On Aug. 25, 1993, Amy Biehl drove several friends to a township on the outskirts of Cape Town. It was probably a bad idea for Amy — a 26-year old white American Fulbright scholar working to improve the lives of black women and children in South Africa — to venture into the township in those “final, fiery days of apartheid.” Her car was set upon by a mob chanting “one settler, one bullet.” The brick that smashed her windshield caved in her skull — or maybe it was a different brick — but did not kill her. A group of men and boys then surrounded Amy, who was kicked and stabbed and died soon after at a police station. Four men went to prison for the crime. Amy’s wealthy parents later publicly forgave her killers and employed two of them in the humanitarian organization they founded in their late daughter’s name.

The story proved a resilient one, told and retold by Katie Couric and Diane Sawyer, with “over 100,000 search results on Google,” writes Justine van der Leun, in her extraordinary new book, “We Are Not Such Things.” The title is a quote from Easy Nofemela, in response to a government lawyer who asserted that he and the others convicted of murdering Amy did so “with wanton brutality, like a pack of sharks smelling blood.” The men were nevertheless granted amnesty by the Truth and Reconciliation Commission, South Africa’s solution to the crimes of apartheid, “lest they ‘live with us like a festering sore,’ according to [Nelson] Mandela.”

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The story intrigued van der Leun when she relocated to Cape Town in 2011 for her South African fiance’s work. With time on her hands — she had previously published “a light travel memoir to nobody’s notice” — van der Leun, another young white American woman, began to dig into the narrative as told. The more she dug, the more it fell apart. Was the mob that attacked Amy loyal to Mandela’s African National Congress or the more militant Pan Africanist Congress? Did those who confessed to and were imprisoned for the murder commit it? Why didn’t police take Amy to the hospital? What did the ANC gain from Amy’s martyrdom? What did the killers get from their perhaps false confessions? Van der Leun wanted to, in her words, “find the Big Truth about the Amy Biehl story.” According to Easy Nofemela — charming, tenderhearted, often hilarious, sometimes drunk and and van der Leun’s steady companion through most the book — “the truth is not anymore existing for years and years.”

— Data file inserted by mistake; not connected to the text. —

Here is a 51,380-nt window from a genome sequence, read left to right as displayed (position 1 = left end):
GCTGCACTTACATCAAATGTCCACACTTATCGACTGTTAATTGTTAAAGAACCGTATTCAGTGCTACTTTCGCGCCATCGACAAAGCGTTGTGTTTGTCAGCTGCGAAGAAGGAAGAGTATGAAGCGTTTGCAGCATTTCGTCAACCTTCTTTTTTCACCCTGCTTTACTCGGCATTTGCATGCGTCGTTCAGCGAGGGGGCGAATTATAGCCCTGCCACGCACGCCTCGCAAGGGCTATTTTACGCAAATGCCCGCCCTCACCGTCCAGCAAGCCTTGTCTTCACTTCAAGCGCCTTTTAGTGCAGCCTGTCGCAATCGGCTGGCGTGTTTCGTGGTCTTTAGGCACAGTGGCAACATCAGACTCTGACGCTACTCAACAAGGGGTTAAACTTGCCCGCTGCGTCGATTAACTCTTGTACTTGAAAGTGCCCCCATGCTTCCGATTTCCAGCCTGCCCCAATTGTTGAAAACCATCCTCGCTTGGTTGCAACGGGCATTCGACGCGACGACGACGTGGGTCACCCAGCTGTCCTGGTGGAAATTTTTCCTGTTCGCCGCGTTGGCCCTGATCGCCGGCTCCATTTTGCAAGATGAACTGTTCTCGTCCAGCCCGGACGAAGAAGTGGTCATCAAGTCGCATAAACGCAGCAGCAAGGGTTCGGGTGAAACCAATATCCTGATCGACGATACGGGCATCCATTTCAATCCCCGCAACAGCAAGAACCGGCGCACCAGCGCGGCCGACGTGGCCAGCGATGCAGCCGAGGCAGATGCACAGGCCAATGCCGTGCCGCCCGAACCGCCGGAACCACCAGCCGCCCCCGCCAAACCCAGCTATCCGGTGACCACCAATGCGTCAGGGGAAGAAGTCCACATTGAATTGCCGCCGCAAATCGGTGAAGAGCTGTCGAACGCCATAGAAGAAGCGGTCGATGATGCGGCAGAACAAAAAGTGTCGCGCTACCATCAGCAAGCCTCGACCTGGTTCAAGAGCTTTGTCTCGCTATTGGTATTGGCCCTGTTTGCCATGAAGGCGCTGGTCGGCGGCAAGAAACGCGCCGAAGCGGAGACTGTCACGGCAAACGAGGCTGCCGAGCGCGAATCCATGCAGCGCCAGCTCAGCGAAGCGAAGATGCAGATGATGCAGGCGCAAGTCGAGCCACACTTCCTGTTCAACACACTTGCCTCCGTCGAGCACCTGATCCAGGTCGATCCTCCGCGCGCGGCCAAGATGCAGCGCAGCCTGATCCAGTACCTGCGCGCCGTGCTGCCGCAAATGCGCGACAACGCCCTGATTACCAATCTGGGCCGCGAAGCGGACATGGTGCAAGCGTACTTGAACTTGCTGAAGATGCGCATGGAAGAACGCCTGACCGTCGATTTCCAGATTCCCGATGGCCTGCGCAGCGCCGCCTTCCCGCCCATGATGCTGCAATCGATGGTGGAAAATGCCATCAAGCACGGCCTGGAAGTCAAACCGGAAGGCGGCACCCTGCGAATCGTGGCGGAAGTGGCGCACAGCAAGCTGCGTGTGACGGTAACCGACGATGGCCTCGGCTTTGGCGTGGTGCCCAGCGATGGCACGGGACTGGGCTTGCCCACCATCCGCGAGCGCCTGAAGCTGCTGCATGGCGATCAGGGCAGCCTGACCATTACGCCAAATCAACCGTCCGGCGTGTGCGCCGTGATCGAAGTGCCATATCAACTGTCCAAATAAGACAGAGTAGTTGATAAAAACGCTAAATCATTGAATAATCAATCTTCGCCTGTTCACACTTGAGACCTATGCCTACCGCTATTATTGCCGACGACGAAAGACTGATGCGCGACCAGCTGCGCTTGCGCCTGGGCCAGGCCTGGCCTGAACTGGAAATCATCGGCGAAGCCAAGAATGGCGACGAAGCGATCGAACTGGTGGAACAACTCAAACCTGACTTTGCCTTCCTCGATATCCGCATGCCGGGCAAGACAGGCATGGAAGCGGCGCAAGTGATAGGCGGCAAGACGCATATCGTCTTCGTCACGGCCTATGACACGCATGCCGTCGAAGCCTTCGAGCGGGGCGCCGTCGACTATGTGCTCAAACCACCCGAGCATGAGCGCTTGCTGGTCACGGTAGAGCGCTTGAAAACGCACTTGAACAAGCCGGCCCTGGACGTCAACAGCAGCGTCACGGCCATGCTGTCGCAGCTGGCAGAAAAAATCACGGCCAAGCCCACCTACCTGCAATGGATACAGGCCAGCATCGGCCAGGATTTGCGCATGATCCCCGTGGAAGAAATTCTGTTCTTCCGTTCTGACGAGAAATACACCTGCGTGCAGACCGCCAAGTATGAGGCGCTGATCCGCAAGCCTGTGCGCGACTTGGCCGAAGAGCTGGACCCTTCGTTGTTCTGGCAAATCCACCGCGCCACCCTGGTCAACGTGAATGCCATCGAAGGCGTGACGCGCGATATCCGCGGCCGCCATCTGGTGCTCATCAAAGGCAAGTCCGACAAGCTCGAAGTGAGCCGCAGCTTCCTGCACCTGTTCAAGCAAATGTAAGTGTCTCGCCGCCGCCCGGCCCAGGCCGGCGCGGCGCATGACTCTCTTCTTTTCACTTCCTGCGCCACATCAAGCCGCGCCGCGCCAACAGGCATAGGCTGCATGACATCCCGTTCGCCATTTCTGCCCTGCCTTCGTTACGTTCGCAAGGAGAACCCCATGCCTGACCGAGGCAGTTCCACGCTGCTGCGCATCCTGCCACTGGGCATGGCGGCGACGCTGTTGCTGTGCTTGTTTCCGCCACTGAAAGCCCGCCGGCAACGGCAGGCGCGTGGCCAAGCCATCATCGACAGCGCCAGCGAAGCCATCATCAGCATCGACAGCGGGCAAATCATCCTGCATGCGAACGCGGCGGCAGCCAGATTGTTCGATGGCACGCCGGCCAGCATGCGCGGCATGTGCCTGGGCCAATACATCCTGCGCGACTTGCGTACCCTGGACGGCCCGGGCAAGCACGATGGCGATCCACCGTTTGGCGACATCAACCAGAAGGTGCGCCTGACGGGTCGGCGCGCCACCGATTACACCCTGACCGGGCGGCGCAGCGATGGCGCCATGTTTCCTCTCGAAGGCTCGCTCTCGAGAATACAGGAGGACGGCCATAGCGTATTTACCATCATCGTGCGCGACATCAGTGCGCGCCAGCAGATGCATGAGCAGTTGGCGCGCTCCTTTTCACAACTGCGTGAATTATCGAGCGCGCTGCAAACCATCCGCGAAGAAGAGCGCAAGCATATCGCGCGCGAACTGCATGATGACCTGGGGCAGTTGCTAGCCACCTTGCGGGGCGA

Oh, but it is, if you commit to listening to people’s stories. Van der Leun listens, for years. She listens to Amy’s mother, Linda (“at once regal and Midwestern, warm but removed, with the looks of an aging, corn-fed beauty queen”), and to Ilmar Pikker, the lead detective on the Biehl case, an ex-cop who once tortured ANC members, now disillusioned and bearing “a passing resemblance to a hard-living Santa Claus.” She parses the institutional amnesia and deliberate obfuscation that is South African record keeping. She travels to the townships so often that Easy gives her the Xhosa name “Nomzamo,” meaning “she who strives” (“or, probably, in my case, ‘pain in the ass,’ ” she writes). And she locates a white South African truck driver she gives the pseudonym Daniel de Villiers, whose brutal attack, on the same day as Amy’s, was deemed politically inconvenient and thus buried. Van der Leun’s portrait of Daniel, now a broken man, is exquisitely rendered. That she is able to extend equal empathy to Ilmar Pikker is evidence of a writer who understands that the feel-good story can conceal the festering sore. In this way, her book calls to mind Joan Didion’s 1991 essay “Sentimental Journeys.” Where Didion focused on one Hispanic and four black boys wrongly accused of a rape in Central Park, van der Leun must consider the sweep of colonialism and the institutions and people using Amy’s murder for ill and good, some of whom warn her to stop digging.

Van der Leun stays with the story, all of it, and crafts a narrative both fuller and more intimate than the one the world was told. She takes nothing away from Amy, whose murder was horrific. But she impresses upon the reader that no one life or death is worth more than another. For this, and for writing a masterpiece of reported non fiction, she deserves our plaudits and our awe.